Make you Fink on Friday

Never mind the economic deficit. What about the environmental one?

Today is Earth Overshoot Day [19th Aug], when we’ve consumed more natural resources than our biosphere can replace over a year

Earth Overshoot Day: ‘an estimate of the moment in the year when humanity has consumed more natural resources and created more waste than our biosphere can replace and safely absorb over a 12-month period.’ Photograph: Corbis

Two contradictory ideas shape UK politics. First, the argument for austerity, that the nation cannot and should not live beyond its financial means. Second, the notion that we can and must, in effect, live beyond our environmental means. That is why any increase in our spending and consumption is hailed as economic success.

Today, the world goes into ecological debt, or “overshoot” – an estimate of the moment in the year when humanity has consumed more natural resources and created more waste than our biosphere can replace and safely absorb over a 12-month period.

Since the 1970s we’ve been living beyond our means, going into ecological deficit before the end of each year. And, the day when we hit “overshoot” has been creeping ever earlier. This year it falls two days earlier than in 2012. It now takes about 18 months for the biosphere to compensate for a year’s worth of human consumption and waste. Conservatively, here in the UK we’re using the equivalent of three and a half times the natural resources we have as a nation. For a country like Japan the figure is seven times. Many low-consuming countries in Africa are ecological creditors. Indonesia has been a creditor, but rising consumption and deforestation are running down its natural assets and pushing it over the brink.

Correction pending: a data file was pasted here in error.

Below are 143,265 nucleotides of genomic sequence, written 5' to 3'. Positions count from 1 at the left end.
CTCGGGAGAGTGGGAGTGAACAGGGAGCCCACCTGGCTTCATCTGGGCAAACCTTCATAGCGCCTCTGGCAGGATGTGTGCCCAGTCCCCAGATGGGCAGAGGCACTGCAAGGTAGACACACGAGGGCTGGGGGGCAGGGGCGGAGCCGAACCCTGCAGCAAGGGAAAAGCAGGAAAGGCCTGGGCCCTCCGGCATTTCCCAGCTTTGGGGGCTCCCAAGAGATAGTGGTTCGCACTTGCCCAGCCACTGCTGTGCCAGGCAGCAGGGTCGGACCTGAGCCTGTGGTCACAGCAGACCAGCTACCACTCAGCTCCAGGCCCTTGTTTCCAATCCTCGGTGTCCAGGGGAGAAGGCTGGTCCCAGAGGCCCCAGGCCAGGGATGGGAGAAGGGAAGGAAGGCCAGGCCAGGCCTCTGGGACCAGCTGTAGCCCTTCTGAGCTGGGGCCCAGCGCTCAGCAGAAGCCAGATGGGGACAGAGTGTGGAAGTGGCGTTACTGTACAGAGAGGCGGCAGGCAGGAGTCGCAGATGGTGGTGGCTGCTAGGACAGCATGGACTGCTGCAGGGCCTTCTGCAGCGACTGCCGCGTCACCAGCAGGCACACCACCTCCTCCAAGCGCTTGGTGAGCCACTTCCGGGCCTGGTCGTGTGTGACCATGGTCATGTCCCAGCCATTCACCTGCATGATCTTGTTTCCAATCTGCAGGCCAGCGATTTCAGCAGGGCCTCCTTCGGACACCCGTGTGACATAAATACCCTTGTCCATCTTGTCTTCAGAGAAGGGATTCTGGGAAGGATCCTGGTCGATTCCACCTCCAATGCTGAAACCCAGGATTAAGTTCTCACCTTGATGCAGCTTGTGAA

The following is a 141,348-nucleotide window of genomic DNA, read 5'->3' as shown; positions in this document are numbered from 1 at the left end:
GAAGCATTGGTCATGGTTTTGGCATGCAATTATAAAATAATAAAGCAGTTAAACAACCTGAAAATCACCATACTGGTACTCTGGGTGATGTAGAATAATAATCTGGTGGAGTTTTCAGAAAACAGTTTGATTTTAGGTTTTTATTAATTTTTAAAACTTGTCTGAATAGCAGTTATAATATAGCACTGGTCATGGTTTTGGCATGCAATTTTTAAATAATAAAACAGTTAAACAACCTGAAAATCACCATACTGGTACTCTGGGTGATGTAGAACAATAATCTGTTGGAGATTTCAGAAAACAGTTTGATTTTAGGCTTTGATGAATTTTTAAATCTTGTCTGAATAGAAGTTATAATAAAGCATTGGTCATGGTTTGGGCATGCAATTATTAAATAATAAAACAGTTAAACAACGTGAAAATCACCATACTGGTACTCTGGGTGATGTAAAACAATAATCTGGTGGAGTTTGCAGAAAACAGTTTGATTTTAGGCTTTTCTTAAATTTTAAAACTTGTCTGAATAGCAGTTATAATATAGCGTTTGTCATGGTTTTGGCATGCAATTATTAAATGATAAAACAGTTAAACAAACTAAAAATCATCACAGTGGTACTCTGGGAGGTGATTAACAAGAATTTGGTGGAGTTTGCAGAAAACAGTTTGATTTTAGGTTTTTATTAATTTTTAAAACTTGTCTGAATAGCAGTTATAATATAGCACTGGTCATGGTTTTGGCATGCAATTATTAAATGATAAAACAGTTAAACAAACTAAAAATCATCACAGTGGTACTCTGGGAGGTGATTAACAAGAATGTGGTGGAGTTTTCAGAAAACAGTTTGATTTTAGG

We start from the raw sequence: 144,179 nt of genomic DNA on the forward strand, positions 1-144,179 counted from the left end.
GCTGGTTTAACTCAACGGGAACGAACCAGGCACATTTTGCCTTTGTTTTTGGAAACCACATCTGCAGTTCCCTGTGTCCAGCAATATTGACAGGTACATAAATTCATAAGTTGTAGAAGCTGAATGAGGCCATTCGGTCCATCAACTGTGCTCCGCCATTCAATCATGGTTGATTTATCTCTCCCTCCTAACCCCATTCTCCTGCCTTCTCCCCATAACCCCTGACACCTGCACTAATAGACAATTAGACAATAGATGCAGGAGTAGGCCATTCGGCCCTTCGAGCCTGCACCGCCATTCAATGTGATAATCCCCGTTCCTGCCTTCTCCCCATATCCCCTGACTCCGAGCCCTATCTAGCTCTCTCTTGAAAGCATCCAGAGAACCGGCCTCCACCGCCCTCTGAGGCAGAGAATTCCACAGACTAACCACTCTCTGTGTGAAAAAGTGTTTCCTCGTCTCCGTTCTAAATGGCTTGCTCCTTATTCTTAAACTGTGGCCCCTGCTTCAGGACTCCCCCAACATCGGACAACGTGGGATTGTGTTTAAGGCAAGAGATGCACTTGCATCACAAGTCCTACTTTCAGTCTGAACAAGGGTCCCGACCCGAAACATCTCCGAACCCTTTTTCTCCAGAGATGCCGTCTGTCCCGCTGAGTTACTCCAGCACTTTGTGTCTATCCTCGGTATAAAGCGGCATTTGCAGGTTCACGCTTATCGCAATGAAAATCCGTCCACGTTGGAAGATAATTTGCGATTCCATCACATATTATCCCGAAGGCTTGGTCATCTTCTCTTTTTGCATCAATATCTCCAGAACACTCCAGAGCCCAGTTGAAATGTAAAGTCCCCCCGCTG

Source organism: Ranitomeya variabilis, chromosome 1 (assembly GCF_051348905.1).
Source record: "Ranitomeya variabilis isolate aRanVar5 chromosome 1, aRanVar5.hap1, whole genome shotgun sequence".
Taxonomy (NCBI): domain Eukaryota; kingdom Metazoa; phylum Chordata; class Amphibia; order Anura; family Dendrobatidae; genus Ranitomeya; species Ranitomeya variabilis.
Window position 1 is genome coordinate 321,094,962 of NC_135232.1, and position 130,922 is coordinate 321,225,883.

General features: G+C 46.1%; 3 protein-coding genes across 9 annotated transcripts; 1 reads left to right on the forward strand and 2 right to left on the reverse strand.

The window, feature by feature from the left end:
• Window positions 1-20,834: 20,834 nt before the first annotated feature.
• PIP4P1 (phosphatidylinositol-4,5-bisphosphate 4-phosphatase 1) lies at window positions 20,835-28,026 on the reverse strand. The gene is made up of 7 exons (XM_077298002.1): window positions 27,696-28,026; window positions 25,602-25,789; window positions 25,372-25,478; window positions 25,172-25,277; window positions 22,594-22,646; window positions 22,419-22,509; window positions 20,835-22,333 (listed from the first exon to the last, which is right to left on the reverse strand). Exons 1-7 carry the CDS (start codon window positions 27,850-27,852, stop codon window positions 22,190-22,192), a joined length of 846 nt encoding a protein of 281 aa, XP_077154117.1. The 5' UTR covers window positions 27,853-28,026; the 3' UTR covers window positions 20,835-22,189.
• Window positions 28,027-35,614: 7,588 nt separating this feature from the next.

For how long we can get away with not balancing the ecological books is a question that exercises many scientific minds, if unfortunately few political and economic ones. It’s a bit like Jenga, the game with the tower of wooden blocks; you can keep taking them away for a while until, with a suspenseful amount of uncertainty, the whole thing collapses.

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Opinion:

jenga-towerThe tower is already teetering dangerously, how many more blocks can we remove before the tower collapses?

The monied are oblivious to the tremors. They are blind and cannot/will not see the wobbles that are about to bring doom to us as a race.

We have a choice, spend more and save the economy, or spend less and save the environment.

The equation is simple.

 

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2 responses to this post.

  1. Posted by Alex Jones on August 23, 2013 at 10:33 am

    Nature rains honey upon humanity, who blindly shits on the honey, burns the honey, then complains of their hunger.

    Like

    Reply

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